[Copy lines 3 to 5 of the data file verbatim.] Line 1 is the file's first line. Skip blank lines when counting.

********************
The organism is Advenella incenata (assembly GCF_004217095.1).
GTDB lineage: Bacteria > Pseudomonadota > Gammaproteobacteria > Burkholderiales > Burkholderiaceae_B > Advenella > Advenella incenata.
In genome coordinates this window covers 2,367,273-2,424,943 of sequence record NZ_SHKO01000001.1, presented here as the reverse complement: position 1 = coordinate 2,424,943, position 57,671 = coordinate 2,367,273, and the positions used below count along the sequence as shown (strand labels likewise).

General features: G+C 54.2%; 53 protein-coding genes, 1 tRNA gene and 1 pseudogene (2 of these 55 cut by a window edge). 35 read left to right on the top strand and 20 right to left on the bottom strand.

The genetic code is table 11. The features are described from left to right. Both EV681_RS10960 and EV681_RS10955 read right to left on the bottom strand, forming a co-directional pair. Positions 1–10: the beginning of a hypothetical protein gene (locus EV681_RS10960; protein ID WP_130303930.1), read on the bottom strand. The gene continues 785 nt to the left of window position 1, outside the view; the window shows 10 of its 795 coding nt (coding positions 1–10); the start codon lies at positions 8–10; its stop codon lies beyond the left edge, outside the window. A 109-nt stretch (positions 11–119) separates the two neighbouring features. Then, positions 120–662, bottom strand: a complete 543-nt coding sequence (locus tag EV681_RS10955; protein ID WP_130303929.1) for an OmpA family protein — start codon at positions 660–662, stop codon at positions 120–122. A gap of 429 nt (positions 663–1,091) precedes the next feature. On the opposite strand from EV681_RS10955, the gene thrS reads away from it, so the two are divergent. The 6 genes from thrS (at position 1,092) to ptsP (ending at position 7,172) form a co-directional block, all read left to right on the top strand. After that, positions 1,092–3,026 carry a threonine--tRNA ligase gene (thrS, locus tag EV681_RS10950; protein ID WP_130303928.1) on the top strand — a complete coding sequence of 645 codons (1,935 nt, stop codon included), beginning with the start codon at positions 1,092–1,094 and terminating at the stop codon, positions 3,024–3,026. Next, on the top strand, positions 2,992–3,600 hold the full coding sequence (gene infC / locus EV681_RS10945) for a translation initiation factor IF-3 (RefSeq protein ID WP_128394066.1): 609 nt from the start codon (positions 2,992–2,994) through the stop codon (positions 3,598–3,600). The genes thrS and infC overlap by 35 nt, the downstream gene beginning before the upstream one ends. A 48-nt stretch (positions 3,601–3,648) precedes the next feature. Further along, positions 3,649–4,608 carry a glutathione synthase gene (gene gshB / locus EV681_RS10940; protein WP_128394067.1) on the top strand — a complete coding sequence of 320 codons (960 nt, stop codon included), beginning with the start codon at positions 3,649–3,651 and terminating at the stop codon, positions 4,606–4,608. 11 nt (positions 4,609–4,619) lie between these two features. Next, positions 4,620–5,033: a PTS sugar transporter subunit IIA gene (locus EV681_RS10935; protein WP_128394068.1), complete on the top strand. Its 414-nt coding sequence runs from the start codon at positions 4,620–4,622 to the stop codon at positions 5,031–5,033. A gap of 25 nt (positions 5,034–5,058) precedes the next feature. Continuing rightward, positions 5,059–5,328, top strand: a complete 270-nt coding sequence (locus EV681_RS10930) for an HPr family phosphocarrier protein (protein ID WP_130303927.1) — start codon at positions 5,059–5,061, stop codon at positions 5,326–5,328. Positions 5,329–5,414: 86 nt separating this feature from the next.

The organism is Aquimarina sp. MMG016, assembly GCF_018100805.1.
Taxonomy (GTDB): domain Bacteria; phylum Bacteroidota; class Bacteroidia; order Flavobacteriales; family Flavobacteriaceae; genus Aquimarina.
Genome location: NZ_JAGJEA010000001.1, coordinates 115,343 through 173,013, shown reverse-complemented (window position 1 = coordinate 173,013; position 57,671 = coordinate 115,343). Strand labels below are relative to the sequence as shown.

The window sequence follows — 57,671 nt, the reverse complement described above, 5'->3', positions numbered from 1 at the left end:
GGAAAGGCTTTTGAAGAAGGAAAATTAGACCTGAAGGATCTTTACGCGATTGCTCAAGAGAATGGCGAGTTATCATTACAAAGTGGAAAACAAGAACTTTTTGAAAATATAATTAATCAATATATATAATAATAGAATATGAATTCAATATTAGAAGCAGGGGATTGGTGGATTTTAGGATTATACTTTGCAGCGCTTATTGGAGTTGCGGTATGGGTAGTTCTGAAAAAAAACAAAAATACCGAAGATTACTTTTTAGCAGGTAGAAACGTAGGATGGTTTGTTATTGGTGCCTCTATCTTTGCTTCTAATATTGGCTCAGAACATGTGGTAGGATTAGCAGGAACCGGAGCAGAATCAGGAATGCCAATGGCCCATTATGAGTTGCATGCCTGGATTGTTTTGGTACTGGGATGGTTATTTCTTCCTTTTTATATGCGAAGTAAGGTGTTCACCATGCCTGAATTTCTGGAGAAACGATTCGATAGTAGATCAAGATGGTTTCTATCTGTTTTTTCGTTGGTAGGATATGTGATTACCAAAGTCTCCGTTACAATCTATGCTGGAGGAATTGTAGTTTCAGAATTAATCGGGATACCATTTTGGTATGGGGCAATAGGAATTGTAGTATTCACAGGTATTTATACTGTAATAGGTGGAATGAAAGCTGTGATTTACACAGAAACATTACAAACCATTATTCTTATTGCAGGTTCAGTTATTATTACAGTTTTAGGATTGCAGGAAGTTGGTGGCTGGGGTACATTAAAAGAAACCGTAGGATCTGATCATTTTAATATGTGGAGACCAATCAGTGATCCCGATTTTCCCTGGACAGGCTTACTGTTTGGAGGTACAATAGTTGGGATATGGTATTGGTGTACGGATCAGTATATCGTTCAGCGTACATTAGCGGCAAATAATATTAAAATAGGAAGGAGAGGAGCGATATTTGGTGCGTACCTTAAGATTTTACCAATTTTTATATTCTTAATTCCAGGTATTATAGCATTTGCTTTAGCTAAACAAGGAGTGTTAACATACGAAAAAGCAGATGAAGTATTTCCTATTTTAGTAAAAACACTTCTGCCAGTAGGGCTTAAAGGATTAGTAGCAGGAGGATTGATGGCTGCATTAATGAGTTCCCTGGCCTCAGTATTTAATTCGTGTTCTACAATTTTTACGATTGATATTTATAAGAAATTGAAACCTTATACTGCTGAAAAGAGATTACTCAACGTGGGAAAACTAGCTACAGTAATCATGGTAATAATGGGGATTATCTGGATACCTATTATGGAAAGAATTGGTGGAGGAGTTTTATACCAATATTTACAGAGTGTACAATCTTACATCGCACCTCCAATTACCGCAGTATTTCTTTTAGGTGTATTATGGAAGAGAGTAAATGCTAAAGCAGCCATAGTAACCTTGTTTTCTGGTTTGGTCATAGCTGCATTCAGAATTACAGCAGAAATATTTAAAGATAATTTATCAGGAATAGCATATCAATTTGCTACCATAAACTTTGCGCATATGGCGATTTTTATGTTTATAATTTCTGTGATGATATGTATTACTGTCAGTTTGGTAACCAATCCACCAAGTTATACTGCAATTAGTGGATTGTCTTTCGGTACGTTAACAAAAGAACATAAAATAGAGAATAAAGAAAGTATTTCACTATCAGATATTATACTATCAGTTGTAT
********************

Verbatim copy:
In genome coordinates this window covers 2,367,273-2,424,943 of sequence record NZ_SHKO01000001.1, presented here as the reverse complement: position 1 = coordinate 2,424,943, position 57,671 = coordinate 2,367,273, and the positions used below count along the sequence as shown (strand labels likewise).

General features: G+C 54.2%; 53 protein-coding genes, 1 tRNA gene and 1 pseudogene (2 of these 55 cut by a window edge). 35 read left to right on the top strand and 20 right to left on the bottom strand.

The genetic code is table 11. The features are described from left to right. Both EV681_RS10960 and EV681_RS10955 read right to left on the bottom strand, forming a co-directional pair. Positions 1–10: the beginning of a hypothetical protein gene (locus EV681_RS10960; protein ID WP_130303930.1), read on the bottom strand. The gene continues 785 nt to the left of window position 1, outside the view; the window shows 10 of its 795 coding nt (coding positions 1–10); the start codon lies at positions 8–10; its stop codon lies beyond the left edge, outside the window. A 109-nt stretch (positions 11–119) separates the two neighbouring features. Then, positions 120–662, bottom strand: a complete 543-nt coding sequence (locus tag EV681_RS10955; protein ID WP_130303929.1) for an OmpA family protein — start codon at positions 660–662, stop codon at positions 120–122. A gap of 429 nt (positions 663–1,091) precedes the next feature. On the opposite strand from EV681_RS10955, the gene thrS reads away from it, so the two are divergent. The 6 genes from thrS (at position 1,092) to ptsP (ending at position 7,172) form a co-directional block, all read left to right on the top strand. After that, positions 1,092–3,026 carry a threonine--tRNA ligase gene (thrS, locus tag EV681_RS10950; protein ID WP_130303928.1) on the top strand — a complete coding sequence of 645 codons (1,935 nt, stop codon included), beginning with the start codon at positions 1,092–1,094 and terminating at the stop codon, positions 3,024–3,026. Next, on the top strand, positions 2,992–3,600 hold the full coding sequence (gene infC / locus EV681_RS10945) for a translation initiation factor IF-3 (RefSeq protein ID WP_128394066.1): 609 nt from the start codon (positions 2,992–2,994) through the stop codon (positions 3,598–3,600). The genes thrS and infC overlap by 35 nt, the downstream gene beginning before the upstream one ends. A 48-nt stretch (positions 3,601–3,648) precedes the next feature. Further along, positions 3,649–4,608 carry a glutathione synthase gene (gene gshB / locus EV681_RS10940; protein WP_128394067.1) on the top strand — a complete coding sequence of 320 codons (960 nt, stop codon included), beginning with the start codon at positions 3,649–3,651 and terminating at the stop codon, positions 4,606–4,608. 11 nt (positions 4,609–4,619) lie between these two features. Next, positions 4,620–5,033: a PTS sugar transporter subunit IIA gene (locus EV681_RS10935; protein WP_128394068.1), complete on the top strand. Its 414-nt coding sequence runs from the start codon at positions 4,620–4,622 to the stop codon at positions 5,031–5,033. A gap of 25 nt (positions 5,034–5,058) precedes the next feature. Continuing rightward, positions 5,059–5,328, top strand: a complete 270-nt coding sequence (locus EV681_RS10930) for an HPr family phosphocarrier protein (protein ID WP_130303927.1) — start codon at positions 5,059–5,061, stop codon at positions 5,326–5,328. Positions 5,329–5,414: 86 nt separating this feature from the next.